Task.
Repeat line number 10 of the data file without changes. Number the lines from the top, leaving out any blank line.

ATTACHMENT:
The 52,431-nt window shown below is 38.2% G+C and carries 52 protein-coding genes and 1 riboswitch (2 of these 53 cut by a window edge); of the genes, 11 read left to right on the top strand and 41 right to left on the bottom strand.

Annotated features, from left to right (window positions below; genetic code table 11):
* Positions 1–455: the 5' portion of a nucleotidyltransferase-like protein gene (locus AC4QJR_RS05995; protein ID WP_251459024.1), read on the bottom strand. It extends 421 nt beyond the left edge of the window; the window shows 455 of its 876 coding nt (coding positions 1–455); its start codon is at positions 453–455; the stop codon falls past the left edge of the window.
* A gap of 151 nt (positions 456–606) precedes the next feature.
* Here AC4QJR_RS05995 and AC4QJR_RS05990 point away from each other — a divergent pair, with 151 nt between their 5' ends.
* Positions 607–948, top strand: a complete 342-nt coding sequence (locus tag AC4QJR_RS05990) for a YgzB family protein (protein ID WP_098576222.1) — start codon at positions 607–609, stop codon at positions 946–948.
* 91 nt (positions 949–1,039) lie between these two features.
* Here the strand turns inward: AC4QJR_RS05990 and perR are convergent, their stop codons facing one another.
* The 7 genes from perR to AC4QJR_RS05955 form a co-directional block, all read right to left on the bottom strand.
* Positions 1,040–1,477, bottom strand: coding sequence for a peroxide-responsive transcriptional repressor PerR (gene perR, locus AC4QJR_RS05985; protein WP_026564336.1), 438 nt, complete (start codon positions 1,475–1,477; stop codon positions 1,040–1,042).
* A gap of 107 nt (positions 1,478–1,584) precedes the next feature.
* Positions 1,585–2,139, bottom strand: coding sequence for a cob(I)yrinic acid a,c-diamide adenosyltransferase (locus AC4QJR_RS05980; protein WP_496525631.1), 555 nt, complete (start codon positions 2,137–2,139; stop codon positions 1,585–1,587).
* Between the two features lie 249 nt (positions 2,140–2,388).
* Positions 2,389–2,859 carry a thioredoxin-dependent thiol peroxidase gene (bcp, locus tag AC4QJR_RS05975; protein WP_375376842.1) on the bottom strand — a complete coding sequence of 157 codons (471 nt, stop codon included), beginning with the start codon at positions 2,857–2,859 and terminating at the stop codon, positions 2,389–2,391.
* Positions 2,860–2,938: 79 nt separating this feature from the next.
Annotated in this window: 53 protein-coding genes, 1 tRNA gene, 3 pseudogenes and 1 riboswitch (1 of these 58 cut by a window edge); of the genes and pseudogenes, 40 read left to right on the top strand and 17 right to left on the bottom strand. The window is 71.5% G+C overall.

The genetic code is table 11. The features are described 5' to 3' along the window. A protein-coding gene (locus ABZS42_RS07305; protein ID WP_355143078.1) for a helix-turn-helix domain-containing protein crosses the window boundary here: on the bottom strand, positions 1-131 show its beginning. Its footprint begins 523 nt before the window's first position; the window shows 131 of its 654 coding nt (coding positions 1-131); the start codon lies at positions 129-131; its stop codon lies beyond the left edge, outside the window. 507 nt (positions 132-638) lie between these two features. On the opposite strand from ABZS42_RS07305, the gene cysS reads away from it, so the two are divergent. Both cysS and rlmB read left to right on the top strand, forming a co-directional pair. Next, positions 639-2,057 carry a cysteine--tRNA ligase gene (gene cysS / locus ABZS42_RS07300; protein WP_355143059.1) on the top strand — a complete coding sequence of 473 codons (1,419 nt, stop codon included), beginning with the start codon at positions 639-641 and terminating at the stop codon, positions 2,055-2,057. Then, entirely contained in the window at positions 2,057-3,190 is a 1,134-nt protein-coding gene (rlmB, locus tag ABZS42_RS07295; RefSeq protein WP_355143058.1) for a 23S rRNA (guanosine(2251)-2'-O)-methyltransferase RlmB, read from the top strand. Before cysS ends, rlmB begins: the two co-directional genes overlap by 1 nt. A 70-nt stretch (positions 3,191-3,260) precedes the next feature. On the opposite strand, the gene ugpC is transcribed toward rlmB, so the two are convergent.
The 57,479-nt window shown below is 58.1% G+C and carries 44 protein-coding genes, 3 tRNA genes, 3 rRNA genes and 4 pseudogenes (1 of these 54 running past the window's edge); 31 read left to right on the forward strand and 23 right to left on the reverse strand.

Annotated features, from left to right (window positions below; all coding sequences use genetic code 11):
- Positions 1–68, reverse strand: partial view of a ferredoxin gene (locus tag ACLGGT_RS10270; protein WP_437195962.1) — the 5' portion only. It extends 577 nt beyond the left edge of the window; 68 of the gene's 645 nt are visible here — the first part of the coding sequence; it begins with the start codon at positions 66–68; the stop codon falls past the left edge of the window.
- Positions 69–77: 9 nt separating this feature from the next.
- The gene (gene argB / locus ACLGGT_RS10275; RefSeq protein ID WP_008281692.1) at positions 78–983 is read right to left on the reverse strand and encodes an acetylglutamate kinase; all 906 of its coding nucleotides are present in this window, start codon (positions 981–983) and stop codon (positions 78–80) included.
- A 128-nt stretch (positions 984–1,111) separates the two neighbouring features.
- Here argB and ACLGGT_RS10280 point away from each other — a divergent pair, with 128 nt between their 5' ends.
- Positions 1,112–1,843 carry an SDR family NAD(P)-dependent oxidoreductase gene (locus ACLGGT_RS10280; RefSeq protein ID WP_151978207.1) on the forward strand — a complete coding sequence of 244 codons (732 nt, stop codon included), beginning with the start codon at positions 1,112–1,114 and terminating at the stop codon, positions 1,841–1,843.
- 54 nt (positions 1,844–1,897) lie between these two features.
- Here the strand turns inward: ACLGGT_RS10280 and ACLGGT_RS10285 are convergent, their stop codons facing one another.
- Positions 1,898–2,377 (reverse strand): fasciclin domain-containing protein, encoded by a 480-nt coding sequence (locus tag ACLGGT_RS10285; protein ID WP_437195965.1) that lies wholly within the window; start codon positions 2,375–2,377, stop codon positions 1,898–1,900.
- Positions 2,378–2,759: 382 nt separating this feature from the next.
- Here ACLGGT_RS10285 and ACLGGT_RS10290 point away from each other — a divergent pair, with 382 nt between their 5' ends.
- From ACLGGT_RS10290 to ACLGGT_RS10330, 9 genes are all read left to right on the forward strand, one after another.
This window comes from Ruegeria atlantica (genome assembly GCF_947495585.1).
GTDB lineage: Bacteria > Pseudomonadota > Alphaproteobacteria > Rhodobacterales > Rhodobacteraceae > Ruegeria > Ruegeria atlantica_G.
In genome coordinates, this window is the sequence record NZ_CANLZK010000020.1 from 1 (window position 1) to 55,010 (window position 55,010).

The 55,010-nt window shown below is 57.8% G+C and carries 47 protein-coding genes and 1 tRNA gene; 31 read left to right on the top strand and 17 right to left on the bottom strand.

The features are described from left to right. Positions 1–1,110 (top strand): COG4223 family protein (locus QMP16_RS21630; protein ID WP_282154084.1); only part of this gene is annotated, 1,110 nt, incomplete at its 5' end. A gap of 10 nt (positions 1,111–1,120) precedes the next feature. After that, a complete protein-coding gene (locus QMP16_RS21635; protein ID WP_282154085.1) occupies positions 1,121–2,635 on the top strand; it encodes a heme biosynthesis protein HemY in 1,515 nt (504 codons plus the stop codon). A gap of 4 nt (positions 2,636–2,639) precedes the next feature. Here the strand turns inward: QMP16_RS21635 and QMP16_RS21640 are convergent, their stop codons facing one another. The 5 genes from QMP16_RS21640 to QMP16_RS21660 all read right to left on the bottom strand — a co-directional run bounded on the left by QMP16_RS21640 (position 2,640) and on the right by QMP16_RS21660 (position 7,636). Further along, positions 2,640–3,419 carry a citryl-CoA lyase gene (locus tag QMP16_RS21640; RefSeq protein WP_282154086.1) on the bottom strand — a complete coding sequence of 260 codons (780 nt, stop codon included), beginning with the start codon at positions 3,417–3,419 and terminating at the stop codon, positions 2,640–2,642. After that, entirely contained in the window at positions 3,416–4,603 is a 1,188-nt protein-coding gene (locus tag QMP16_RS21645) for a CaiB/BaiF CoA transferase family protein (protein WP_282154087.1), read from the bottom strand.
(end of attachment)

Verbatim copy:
* Positions 1,040–1,477, bottom strand: coding sequence for a peroxide-responsive transcriptional repressor PerR (gene perR, locus AC4QJR_RS05985; protein WP_026564336.1), 438 nt, complete (start codon positions 1,475–1,477; stop codon positions 1,040–1,042).